The vacations that aren’t: The myth of “getting away from it all.”

Even with the end-of-year holidays coming up, for many families, the biggest vacation time of the year is now over.

And if you took that vacation and were able to steer completely clear of any work-related requirements … consider yourself lucky.

For years now, we’ve heard about the challenge to “disconnect” completely while on vacation, as more ways for the office to intrude on personal time and space continue to proliferate.

For the latest insights on this issue, we have a recent online survey of 6,600+ travelers from 14 urban areas around the world, conducted by Marriott Reward’s Global Travel Tracker.  Foremost among the research findings is that the majority of us are staying connected with our work via e-mail or other digital means while on vacation.

Breaking down the responses by gender, a larger portion of women than men reported that they are able to completely disconnect from work while on vacation.

On the other hand, by a 36% to 44% margin, fewer men than women reported being “more stressed” upon returning to the office and facing the presumably larger stack of work requirements that have built up during their absence.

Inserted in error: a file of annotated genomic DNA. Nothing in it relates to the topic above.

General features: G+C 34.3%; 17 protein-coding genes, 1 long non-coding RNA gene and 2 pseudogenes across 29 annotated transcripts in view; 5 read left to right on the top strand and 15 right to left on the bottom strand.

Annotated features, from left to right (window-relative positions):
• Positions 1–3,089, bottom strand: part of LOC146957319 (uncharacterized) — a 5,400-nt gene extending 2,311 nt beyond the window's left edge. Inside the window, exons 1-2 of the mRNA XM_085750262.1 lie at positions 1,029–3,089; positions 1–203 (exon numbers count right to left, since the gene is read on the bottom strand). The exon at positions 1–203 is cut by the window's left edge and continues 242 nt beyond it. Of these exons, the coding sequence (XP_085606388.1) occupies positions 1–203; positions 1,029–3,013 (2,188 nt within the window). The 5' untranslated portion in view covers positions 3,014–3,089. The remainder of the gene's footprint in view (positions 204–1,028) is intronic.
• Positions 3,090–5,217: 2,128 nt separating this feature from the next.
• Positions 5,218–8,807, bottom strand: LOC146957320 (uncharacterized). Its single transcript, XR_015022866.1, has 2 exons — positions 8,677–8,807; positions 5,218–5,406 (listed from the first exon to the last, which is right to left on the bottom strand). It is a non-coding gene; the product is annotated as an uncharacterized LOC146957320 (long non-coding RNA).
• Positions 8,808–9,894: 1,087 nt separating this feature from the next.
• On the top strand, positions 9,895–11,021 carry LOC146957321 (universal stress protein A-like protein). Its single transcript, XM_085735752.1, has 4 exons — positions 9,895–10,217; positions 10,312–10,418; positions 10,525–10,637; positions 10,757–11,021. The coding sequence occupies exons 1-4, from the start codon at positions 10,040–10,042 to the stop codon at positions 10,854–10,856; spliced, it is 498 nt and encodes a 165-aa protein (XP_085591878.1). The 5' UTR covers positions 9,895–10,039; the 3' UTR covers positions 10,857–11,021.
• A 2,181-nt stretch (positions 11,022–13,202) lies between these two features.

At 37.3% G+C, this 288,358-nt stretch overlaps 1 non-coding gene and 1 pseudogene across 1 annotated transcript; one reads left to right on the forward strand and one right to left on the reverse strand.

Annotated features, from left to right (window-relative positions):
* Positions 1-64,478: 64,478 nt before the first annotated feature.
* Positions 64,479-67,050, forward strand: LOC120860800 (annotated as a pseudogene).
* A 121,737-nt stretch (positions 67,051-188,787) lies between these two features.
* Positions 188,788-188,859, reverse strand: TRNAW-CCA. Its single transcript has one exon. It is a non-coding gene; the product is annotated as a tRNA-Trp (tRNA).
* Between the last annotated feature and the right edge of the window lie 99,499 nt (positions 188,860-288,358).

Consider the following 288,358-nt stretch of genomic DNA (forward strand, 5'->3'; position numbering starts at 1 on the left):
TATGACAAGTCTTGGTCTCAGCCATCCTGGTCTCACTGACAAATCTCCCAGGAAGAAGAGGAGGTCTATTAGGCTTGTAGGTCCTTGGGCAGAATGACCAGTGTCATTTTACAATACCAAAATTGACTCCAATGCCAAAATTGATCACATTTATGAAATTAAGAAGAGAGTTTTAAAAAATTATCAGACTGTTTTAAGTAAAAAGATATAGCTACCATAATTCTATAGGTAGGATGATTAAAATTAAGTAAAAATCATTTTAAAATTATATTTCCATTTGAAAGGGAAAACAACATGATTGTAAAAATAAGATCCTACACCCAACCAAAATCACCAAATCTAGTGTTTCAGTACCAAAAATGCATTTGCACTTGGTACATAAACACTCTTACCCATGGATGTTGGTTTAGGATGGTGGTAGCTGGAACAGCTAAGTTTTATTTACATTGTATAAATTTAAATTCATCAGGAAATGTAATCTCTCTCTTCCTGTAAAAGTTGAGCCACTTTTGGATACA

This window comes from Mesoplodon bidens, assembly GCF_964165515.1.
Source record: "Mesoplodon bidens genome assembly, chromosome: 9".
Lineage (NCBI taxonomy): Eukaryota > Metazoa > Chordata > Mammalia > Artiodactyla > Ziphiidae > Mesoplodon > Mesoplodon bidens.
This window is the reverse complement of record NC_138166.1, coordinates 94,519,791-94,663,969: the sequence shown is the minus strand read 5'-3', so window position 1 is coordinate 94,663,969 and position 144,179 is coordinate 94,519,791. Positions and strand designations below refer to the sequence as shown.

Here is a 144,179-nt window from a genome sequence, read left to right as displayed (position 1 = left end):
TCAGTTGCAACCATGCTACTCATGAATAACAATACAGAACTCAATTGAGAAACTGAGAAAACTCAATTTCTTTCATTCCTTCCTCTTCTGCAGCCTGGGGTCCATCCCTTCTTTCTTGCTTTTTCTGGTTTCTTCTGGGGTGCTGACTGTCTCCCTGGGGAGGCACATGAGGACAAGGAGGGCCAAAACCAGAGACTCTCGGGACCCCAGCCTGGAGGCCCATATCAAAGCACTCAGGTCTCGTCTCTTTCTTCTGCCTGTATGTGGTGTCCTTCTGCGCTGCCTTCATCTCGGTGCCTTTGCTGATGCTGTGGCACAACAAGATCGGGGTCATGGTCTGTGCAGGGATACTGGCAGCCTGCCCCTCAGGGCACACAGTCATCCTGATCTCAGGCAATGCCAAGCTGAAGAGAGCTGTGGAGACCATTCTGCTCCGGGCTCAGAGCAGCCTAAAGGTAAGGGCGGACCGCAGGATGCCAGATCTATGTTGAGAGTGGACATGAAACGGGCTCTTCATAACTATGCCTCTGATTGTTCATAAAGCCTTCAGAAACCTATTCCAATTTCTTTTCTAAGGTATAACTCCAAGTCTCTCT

Interestingly, the Marriott Rewards survey found that residents of Tokyo report the highest levels of stress upon returning to work, whereas residents of Mexico City are at the other end of the scale. Residents of major U.S. cities – New York, Chicago and Los Angeles — fall in the middle range of the 14 international urban areas that were included in the Marriott Rewards survey.

Speaking personally, I haven’t been able to “completely disconnect” from the office while on vacation in living memory — and I don’t think I know anyone else who has.

What is your vacation track record in this regard? What sorts of strategies do you use to get the most relaxation out of your days away from the office? I’m quite sure other readers will be interested in hearing about them.